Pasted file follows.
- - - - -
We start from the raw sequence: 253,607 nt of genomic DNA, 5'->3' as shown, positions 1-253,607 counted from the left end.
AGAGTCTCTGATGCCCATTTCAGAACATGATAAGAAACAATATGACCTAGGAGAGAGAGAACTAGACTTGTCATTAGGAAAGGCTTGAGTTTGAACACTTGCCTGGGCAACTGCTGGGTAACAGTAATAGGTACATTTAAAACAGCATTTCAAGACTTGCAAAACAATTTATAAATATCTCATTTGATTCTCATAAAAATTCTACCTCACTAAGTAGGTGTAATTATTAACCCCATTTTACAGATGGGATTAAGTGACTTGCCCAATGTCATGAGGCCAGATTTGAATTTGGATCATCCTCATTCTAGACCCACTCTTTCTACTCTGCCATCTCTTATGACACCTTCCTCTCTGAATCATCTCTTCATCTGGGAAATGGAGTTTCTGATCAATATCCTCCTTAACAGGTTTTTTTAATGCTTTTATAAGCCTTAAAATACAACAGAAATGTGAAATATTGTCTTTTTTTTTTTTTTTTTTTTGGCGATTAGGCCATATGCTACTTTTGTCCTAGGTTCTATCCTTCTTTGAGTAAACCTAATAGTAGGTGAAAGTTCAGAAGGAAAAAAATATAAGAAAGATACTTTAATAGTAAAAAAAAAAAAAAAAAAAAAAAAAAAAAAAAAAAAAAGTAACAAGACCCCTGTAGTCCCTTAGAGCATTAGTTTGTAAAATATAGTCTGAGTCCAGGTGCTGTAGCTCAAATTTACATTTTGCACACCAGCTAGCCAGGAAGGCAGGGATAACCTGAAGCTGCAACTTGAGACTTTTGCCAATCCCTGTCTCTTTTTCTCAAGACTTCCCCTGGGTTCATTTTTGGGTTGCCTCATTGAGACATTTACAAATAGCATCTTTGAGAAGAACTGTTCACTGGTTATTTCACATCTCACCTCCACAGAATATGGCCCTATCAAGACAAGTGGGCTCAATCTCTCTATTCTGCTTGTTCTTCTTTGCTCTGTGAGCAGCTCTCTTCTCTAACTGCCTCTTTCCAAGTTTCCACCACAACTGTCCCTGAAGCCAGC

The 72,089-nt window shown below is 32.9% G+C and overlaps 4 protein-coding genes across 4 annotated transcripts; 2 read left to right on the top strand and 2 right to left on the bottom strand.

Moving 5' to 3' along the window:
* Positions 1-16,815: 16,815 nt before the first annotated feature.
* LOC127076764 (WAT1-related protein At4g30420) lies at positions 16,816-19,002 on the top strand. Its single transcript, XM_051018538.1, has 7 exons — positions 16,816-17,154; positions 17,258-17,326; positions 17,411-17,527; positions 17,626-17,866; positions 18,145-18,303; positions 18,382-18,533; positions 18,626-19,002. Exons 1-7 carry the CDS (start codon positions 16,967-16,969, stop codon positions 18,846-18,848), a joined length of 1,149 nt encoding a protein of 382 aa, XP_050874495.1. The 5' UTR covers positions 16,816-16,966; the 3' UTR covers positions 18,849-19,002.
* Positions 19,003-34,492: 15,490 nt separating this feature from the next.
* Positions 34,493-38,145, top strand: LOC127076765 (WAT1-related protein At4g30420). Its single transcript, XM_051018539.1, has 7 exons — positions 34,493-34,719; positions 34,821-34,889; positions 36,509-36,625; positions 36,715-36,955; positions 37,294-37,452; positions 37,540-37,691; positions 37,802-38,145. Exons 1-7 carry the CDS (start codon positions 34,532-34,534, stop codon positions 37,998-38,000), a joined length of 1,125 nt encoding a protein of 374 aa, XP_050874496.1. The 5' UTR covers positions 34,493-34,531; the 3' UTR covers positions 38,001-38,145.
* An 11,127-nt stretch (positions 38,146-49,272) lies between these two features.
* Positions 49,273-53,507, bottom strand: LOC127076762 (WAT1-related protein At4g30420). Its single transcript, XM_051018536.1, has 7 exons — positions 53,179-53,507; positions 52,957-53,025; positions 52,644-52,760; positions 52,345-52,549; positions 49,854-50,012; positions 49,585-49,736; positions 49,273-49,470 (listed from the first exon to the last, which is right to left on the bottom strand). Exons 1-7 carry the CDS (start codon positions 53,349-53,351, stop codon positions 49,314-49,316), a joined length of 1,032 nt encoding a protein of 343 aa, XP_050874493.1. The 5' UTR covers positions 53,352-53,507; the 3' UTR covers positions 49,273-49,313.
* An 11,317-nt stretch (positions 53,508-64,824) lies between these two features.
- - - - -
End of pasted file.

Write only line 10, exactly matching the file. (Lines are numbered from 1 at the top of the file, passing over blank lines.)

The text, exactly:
* Positions 49,273-53,507, bottom strand: LOC127076762 (WAT1-related protein At4g30420). Its single transcript, XM_051018536.1, has 7 exons — positions 53,179-53,507; positions 52,957-53,025; positions 52,644-52,760; positions 52,345-52,549; positions 49,854-50,012; positions 49,585-49,736; positions 49,273-49,470 (listed from the first exon to the last, which is right to left on the bottom strand). Exons 1-7 carry the CDS (start codon positions 53,349-53,351, stop codon positions 49,314-49,316), a joined length of 1,032 nt encoding a protein of 343 aa, XP_050874493.1. The 5' UTR covers positions 53,352-53,507; the 3' UTR covers positions 49,273-49,313.